Hopefully that’s given any newbie riders a little extra confidence, your Yamaha dealer will give you all the instruction and help you need when you go and buy one.
Options and extras
Car owners are used to speccing their new cars up, and Yamaha always has a good selection of official upgrades and accessories. The scooter itself comes in three standard colours: Nimbus Grey, Tech Cammo and Gunmetal Grey, with colour-coded spoke detailing. They’re all priced at £7,547 on the road including VAT and OTR costs.
There are also three optional packs for you to choose from, depending on the type of riding you do. There is also an Akraprovic exhaust as an official accessory as well.
Sports pack £413.30
Sports screen, licence plate holder, aluminium foot panels
Winter pack £280.10
Comes with an apron, grip heater and knuckle visors
Urban pack £460.70
This one comes with a higher screen, rear carrier and 39 litre top box.
Welcome back to the rest of our readers (and our new-found riding friends), I hope you behaved yourselves whilst we were doing a little rider training?
Small but perfectly formed
We’re in Rutland, the smallest county in England. It may be small but is big on perfect riding roads, it’s also big on sheep & horse shit, mud, gravel and unplanned drizzle but that’s all good for a three-wheeled scooter test. Imperfect road and weather conditions are where these machines really excel.
Although the Tricity 300 looks physically imposing and almost menacing with its aggressive stance, it is actually only around 20mm wider than an XMAX at 815mm. The handlebars are still wider than the twin front wheels (the wheels are 470mm to their centres) so don’t be tricked by its bulk. It can still filter with the best of them and is as agile as any GT class scooter.
First impressions are that it’s comfortable, as you’d expect and feels familiar after riding the XMAX a while back. I’m also well used to riding the other scooters in this tricycle class. Even so, I’ve been looking forward to riding Yamaha’s version.
ABS/Unified Braking System
Remember that a lot of Tricity riders will come from a non-biking background and aren’t looking to compete in the TT. As such it’s user-friendly, rather than being set up like an R1. The scooter sports 267mm discs all round, all three discs are ABS equipped and the fronts come with a plastic disc cover to help keep the pads/discs clean and prolong their life.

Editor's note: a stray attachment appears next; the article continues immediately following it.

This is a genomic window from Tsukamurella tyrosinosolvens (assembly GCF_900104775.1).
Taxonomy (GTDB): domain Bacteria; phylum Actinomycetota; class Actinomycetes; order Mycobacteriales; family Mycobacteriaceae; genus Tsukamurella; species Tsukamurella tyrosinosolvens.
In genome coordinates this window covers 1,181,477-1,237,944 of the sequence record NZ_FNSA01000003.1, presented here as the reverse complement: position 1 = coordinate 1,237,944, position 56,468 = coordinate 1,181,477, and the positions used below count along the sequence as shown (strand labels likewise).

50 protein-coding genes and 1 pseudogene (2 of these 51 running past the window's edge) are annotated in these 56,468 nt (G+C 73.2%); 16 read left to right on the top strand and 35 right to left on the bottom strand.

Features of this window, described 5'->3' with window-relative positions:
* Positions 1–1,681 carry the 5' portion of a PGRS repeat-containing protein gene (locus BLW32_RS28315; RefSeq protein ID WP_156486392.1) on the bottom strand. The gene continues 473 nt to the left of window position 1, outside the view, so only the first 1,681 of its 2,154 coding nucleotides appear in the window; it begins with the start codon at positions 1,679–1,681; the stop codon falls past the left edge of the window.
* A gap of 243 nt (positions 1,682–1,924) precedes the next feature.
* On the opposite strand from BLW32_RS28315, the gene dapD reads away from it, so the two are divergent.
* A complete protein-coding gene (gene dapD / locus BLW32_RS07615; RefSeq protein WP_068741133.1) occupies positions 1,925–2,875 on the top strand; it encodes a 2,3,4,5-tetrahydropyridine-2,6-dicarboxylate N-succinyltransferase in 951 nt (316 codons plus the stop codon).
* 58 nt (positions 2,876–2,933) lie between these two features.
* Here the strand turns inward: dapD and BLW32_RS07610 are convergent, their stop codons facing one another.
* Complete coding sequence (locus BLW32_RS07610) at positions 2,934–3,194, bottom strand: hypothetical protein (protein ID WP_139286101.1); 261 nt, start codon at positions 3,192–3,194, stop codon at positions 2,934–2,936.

Like most bikes/scooters you can operate just the front brakes by using the right-hand lever, that lever applies equal pressure to both front discs. Using just the front lever won’t see you going over the handlebars, the brakes are progressive rather than likely to stop you dead. Use the front to knock off some speed by all means but this scooter is set up to be ridden using the UBS – Unified Braking System operated by the rear lever (or foot pedal if you prefer). To start with I was trying to brake with two fingers, sports bike/scooter style but there’s a bit more travel in the lever than I’m used to so found myself trapping the rest of my fingers against the lever. I quickly adapted to using all four fingers to stop and the brakes worked very well like that. It’s a great system for a novice because it’ll stop you quickly and under control. It also has the 3-channel ABS to give you an extra get out of jail card. I found that useful whilst trying to stop using two fingers on a steep downhill section in the wet… The rear brake pedal has been designed well, it’s tucked into the inside of the right footboard nicely and is machined flat on the inside so it doesn’t have to protrude any further than it needs to. Using it is a little different and not instantly obvious, rather than pushing with the toes you have your foot in front of it on the angled part of the footboard and press with your heel. That gives you much more pressure and control, although to be fair not many riders will ever use it.
Traction Control System
As mentioned earlier, the Tricity also comes with traction control to stop the rear wheel spinning if you accelerate sharply on less than perfect surfaces. A surprisingly useful safety feature to have even on a scooter of this capacity. It can’t be turned off but that’s not a problem.
The scooter comes shod with specially developed Bridgestone Battlax tyres, these have been modified especially to suit the trike and give good grip, which they did in changeable conditions. With 14” wheels all round it helps with the handling
We weren’t hanging around on our 60-mile launch ride and I must say, it didn’t take long at all to get used to riding the Tricity. At slow speeds, trickling through traffic or coasting to a standstill the scooter is very well balanced and more or less holds itself upright. You can ride at a slow walking pace without touching the floor and it feels like it will balance itself. Ridden fast it’s also very stable, with a bit of wind buffeting from the neck height screen (shame that’s not adjustable) it can be a bit noisy. I reckon the shorter black sports screen will look great and reduce wind noise.
28bhp Blue Core engine